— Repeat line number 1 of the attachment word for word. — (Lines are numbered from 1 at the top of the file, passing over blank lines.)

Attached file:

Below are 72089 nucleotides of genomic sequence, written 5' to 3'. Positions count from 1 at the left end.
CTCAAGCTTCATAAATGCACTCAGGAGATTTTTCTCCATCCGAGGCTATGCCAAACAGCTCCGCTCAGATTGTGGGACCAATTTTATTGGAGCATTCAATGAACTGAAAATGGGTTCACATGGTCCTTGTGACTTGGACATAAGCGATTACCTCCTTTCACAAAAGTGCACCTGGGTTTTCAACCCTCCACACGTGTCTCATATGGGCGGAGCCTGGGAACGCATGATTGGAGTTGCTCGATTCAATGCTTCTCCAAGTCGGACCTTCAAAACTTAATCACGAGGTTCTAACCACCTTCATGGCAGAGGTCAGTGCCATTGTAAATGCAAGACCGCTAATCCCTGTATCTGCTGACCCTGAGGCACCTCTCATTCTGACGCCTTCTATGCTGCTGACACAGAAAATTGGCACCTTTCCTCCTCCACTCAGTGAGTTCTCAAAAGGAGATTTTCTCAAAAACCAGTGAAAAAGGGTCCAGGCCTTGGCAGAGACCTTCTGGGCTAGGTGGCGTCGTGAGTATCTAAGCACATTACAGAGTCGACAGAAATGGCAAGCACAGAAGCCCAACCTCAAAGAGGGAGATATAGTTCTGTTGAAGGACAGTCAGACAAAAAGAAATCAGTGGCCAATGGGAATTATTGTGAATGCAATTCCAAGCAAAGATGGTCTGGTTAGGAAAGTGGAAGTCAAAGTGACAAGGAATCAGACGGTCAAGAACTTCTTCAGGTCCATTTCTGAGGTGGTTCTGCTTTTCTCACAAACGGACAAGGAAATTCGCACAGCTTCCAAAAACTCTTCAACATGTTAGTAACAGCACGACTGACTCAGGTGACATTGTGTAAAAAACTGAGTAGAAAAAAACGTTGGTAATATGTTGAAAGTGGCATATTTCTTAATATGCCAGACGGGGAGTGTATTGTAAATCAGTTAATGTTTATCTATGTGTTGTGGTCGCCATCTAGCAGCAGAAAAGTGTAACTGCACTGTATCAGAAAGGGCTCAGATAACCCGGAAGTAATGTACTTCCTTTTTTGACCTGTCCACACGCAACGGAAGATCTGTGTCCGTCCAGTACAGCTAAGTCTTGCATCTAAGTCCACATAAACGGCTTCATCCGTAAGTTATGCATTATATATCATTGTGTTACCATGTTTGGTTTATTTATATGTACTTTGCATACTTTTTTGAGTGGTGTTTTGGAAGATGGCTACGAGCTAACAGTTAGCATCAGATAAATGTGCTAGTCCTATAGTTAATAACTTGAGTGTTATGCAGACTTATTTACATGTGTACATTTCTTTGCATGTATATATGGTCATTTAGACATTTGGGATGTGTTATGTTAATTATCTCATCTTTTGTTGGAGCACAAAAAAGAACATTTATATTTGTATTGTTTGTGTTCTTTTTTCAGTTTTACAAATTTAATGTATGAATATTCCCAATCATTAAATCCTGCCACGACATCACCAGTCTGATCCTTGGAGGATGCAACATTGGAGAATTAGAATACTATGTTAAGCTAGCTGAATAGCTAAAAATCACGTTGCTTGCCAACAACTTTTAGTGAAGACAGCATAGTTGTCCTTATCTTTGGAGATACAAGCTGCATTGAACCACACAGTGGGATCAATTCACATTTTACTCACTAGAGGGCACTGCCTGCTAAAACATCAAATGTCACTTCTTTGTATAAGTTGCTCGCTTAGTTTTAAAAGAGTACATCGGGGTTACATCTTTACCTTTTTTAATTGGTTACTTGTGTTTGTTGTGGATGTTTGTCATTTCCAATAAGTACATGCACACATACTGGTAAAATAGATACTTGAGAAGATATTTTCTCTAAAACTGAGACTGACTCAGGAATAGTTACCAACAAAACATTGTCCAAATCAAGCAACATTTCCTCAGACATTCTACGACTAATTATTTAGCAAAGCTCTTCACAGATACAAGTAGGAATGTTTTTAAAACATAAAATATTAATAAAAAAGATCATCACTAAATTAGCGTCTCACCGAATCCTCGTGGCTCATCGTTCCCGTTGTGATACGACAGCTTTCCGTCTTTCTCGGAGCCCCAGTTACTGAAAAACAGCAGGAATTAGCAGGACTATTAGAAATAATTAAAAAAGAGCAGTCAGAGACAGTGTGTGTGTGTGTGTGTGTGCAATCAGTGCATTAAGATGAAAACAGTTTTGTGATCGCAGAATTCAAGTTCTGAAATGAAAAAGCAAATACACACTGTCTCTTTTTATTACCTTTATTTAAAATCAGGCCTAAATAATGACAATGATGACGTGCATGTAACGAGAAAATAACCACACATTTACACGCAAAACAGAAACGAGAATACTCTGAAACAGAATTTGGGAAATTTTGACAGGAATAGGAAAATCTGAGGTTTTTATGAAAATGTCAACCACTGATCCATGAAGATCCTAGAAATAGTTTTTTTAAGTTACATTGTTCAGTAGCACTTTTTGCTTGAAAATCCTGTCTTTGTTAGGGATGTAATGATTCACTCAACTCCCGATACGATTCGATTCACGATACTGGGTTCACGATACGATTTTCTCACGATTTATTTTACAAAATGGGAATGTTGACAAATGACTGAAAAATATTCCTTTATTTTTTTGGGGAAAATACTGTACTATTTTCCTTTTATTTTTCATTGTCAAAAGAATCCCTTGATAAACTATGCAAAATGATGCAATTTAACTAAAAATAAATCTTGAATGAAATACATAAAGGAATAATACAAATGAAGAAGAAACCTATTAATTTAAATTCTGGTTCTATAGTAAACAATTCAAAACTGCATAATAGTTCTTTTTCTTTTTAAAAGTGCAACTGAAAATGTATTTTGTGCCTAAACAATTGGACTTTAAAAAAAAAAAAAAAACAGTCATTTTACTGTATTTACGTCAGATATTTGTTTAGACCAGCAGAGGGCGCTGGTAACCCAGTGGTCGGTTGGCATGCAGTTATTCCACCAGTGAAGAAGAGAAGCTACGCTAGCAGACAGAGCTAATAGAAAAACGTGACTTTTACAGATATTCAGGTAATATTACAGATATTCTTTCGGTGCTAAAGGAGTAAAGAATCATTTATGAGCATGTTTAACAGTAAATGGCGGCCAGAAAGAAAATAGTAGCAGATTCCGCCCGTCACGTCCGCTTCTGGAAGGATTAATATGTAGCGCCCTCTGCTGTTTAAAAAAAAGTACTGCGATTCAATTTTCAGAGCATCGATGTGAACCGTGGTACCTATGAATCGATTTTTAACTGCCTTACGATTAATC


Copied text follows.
Below are 72089 nucleotides of genomic sequence, written 5' to 3'. Positions count from 1 at the left end.